Lesson #2: Sketching and Storyboarding

Part of the unit: Digital Narratives |


How can a text be an ispiration for the artist?
Students will be able to:
select images that form a narrative
Students will understand that:
Artists build upon their experiences to express a personal vision.

Student narratives, black Sharpie markers, ebony pencils, storyboard templates made from 80 lb. 9"x12" white drawing paper


Janet Wong's Night Garden


Before reading a selection from Night Gardens, the teacher should ask students to close their eyes and imagine the pictures inspired by the poem.  Chart responses as students answer the following questions:

  • What images did the poem inspire?  Which words suggested the image?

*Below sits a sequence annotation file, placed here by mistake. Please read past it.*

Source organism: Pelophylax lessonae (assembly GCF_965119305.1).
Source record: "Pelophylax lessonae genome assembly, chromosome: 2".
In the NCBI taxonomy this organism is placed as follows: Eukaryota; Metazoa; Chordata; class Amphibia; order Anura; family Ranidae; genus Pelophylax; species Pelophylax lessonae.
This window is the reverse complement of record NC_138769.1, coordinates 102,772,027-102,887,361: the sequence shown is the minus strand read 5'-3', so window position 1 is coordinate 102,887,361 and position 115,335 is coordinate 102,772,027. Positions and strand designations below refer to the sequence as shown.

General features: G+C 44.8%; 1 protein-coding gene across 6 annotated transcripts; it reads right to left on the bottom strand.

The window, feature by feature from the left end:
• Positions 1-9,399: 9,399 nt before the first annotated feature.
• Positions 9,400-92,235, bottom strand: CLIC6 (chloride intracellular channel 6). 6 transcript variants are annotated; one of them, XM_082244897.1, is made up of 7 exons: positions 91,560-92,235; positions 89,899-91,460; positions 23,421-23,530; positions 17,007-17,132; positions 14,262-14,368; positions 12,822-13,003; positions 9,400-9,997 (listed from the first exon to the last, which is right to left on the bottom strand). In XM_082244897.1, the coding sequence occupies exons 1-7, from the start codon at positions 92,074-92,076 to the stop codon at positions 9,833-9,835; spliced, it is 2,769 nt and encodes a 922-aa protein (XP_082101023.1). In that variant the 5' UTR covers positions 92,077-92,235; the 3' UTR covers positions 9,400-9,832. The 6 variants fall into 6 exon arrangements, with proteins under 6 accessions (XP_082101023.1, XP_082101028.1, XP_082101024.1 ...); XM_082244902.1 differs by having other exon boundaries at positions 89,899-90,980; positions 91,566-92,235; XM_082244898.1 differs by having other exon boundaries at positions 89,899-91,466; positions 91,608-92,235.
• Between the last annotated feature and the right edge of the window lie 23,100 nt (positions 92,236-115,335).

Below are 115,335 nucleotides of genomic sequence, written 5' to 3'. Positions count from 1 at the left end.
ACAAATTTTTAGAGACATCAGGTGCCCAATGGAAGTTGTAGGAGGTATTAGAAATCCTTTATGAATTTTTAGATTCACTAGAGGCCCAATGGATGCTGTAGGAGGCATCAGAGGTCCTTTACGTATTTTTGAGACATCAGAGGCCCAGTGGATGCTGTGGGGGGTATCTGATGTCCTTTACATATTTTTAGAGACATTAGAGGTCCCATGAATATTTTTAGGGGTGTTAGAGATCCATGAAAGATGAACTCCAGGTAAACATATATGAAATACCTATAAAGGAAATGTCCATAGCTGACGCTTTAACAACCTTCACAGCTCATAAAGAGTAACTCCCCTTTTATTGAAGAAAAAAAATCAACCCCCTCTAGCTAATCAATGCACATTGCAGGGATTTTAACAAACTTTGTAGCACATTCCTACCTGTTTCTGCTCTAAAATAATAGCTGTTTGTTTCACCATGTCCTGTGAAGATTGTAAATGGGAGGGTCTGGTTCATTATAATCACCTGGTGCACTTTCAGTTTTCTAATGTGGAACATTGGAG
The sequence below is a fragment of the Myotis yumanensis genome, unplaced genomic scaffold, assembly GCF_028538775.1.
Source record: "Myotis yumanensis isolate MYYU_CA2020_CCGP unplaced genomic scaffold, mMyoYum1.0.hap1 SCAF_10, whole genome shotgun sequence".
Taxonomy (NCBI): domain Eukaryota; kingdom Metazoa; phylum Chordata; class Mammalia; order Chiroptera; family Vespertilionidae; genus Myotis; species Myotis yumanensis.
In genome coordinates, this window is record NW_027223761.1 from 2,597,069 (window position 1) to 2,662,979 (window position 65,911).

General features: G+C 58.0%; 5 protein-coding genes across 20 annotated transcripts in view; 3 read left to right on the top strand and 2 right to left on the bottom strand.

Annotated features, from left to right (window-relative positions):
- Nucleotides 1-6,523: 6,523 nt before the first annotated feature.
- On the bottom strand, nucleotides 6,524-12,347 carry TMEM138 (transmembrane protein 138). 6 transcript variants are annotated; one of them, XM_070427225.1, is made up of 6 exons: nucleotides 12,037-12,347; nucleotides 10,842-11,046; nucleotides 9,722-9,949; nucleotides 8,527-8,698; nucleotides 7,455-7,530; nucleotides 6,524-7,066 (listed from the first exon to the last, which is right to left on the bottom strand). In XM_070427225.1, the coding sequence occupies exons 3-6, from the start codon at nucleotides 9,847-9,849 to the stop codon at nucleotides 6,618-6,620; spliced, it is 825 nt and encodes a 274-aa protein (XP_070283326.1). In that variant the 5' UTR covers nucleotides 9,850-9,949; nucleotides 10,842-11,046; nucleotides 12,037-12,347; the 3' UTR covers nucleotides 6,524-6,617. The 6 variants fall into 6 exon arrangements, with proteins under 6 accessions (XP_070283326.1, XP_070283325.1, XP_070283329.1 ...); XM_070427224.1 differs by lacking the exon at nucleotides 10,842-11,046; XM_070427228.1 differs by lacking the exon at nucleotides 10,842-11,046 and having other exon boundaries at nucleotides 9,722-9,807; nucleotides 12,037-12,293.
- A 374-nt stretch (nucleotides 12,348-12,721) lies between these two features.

• What colors do you associate with______________?
  • How does the word_______________make you feel?  What images do you associate with this?



Show the image related to the poem.

  • What are some words in the poem that Julie Paschkis might have used as inspiration for her illustration?
  • What seems real?  Imaginary?
  • How is her illustration similar or different from what you pictured?

Read a second poem and demonstrate how to make a simple storyboard that includes three images based on the images suggested in the poem. Emphasize that these images must tell the story described in the poem.

Distribute storyboard templates, pencils and markers.  Direct students to their own narratives.  Students should sketch at least three images to convey the story suggested by their poems.  On the same paper, they should write the words that inspired their images.

Invite one student to read the poem composed with the help of their classroom teacher, show his/her drawings, and explain their choice of images.